The SwiftKey folks have released a new version of the popular third-party keyboard that comes with support for thirteen new Indian languages bundled in, but it's all still tucked away in beta form. Users who download the 5.1 beta will get access to Assamese, Bengali, Gujarati, Kannada, Malayalam, Marathi, Oriya, Punjabi, Tamil, Telugu, Urdu, Nepali, and Sinhala (Nepali and Sinhala are not Indian languages but SwiftKey opted to lump them in because they belong to the same Indo-Aryan language family).
Auto-correcting keyboard Fleksy made headlines last month with its interesting support for Samsung's Gear 2 smartwatches, but don't let it be said that they're neglecting the standard Android app. Today the company is updating its unconventional keyboard to version 3.0, notably adding the "Fleksy Store" to the premium version. This store will offer themes for users to buy via in-app purchase. At launch (sometime this morning, US time) there will be six themes available, and anyone who's purchased the keyboard gets a free bonus theme.
We always talk about the customizability of Android, but most of us never really put it to the test. Sure, we might change the theme on our keyboards or replace some homescreen icons, but when is the last time you changed your system font? If you're running CyanogenMod and feel like trying something a little different, treat your eyes to any of the six brand new fonts that have been packaged up for use in the CM Theme Engine.
Klinker Apps is on a roll lately. In addition to debuting the excellent Talon for Twitter and EvolveSMS apps last month, they've been consistently updating their portfolio with new features like Pebble integration. Yesterday Talon was updated to version 1.4, and there's a new version of EvolveSMS in the pipeline for the next few days as well. But perhaps most interesting is the way that the small developer has issued a secondary support app, Klinker Apps Portal.
MyColorScreen waited a few days before announcing the circumstances of its removal from Google Play, and just like that, Google has let the developers know the app is good to go once again. The app should be live for everyone in a matter of hours.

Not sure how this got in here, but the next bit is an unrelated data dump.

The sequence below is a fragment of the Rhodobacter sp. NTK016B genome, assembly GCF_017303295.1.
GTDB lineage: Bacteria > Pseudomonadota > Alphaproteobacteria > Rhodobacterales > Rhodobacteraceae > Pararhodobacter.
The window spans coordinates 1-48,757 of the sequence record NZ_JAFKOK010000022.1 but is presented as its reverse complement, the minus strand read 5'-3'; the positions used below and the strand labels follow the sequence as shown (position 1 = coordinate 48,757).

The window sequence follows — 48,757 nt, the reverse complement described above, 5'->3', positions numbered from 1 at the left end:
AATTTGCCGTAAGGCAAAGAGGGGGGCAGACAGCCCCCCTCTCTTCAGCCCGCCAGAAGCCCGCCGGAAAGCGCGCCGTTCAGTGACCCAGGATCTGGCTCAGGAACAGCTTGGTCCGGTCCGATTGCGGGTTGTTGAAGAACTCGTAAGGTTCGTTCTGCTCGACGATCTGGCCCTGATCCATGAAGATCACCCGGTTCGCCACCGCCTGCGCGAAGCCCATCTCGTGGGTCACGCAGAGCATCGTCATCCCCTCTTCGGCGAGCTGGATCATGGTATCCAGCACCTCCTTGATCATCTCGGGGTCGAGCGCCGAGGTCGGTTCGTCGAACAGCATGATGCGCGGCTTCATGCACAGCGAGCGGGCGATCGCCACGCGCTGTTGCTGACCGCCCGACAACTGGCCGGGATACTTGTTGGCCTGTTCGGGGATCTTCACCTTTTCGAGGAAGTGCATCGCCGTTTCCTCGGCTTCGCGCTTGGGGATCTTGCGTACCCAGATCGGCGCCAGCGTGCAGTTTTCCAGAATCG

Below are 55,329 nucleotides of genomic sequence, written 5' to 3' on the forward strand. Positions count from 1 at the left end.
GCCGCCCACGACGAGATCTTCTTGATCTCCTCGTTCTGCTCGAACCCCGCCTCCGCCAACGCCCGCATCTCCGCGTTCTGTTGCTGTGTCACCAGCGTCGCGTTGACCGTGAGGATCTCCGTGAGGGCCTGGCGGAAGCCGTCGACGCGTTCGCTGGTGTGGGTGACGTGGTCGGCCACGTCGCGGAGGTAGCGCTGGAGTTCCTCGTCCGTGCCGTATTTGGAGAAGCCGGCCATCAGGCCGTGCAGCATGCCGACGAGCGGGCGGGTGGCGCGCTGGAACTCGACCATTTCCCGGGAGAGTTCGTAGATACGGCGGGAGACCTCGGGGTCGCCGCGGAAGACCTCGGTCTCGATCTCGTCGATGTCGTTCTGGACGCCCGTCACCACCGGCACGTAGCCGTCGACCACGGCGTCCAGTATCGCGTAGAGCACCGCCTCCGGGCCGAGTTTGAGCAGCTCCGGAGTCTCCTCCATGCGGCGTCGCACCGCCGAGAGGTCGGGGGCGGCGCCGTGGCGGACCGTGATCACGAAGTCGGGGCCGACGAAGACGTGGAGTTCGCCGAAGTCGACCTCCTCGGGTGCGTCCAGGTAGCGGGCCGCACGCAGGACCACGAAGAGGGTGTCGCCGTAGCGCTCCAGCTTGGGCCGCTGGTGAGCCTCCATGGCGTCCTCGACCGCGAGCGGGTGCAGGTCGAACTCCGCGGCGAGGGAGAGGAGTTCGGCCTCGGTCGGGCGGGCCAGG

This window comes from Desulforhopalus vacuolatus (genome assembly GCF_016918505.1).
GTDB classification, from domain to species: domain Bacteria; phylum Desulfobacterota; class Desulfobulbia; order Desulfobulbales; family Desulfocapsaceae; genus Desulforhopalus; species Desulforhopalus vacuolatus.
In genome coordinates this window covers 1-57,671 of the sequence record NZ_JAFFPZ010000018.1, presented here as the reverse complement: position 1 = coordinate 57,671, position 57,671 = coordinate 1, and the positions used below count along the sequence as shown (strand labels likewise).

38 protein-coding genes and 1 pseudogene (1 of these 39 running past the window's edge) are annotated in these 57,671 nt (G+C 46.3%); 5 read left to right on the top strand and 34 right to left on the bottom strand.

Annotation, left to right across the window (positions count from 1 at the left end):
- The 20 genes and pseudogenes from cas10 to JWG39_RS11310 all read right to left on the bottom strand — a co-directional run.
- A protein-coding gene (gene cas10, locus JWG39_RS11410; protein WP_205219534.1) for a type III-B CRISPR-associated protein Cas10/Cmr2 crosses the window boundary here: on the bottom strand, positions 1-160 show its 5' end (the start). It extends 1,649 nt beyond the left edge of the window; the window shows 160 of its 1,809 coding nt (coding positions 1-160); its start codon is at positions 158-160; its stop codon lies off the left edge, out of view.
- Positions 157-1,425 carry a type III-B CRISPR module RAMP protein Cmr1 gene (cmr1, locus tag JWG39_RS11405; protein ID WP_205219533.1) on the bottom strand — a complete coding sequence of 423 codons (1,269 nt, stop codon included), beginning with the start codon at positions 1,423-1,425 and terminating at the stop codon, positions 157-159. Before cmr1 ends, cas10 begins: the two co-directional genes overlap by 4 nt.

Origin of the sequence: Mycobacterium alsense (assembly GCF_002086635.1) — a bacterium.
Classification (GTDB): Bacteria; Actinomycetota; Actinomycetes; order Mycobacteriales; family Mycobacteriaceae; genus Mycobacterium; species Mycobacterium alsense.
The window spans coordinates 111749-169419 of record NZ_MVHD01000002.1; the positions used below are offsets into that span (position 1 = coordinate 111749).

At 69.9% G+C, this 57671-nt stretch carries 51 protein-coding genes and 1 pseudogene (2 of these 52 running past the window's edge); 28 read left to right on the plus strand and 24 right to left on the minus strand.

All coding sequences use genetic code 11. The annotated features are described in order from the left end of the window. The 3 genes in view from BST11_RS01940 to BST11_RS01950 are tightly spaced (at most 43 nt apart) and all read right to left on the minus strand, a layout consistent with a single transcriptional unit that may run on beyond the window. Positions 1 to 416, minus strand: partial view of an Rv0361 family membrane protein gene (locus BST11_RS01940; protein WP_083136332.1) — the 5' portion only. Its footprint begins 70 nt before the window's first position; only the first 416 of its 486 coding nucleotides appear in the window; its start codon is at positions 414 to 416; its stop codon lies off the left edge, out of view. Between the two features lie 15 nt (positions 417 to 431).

The removal was due to a DMCA complaint from Apple because of a theme that imitated iOS 7. The theme was removed, but the team was disheartened when no one at Google could give them any idea when the app would be restored – they feared the app could be in limbo for weeks.
Themer wowed us with its introduction a few months back, and today's update to the powerful homescreen replacement and customization app is the largest yet. The biggest change is a redesigned app drawer, which allows for both the standard scrolling view and a new Categories screen. Categories are basically folders, but they're displayed like Google Now cards, and automatically populated with apps. You can manually tweak them if you want.
An update for the Outlook Android app landed today that introduces a handful of substantial features, the most notable of which is server-side search. This new functionality allows you to search through all of your email, even messages that aren't on your phone. But Microsoft must have doubts about the app's reliability, because they've included a link to search for more messages at outlook.com if things don't work out.
If you still rather have a copy stored on your phone, the option to download all mail is now in place as well.
Yahoo Mail is turning sixteen (the service, not the company that runs it), and as we would tell any reckless teenager eager to get their hands on the wheel, it might want to slow down a bit. You see, the company has rolled out a slew of new features for the service that, on the whole, are positive, but the provided press photos makes me wonder if they expect anyone older than sixteen to use them.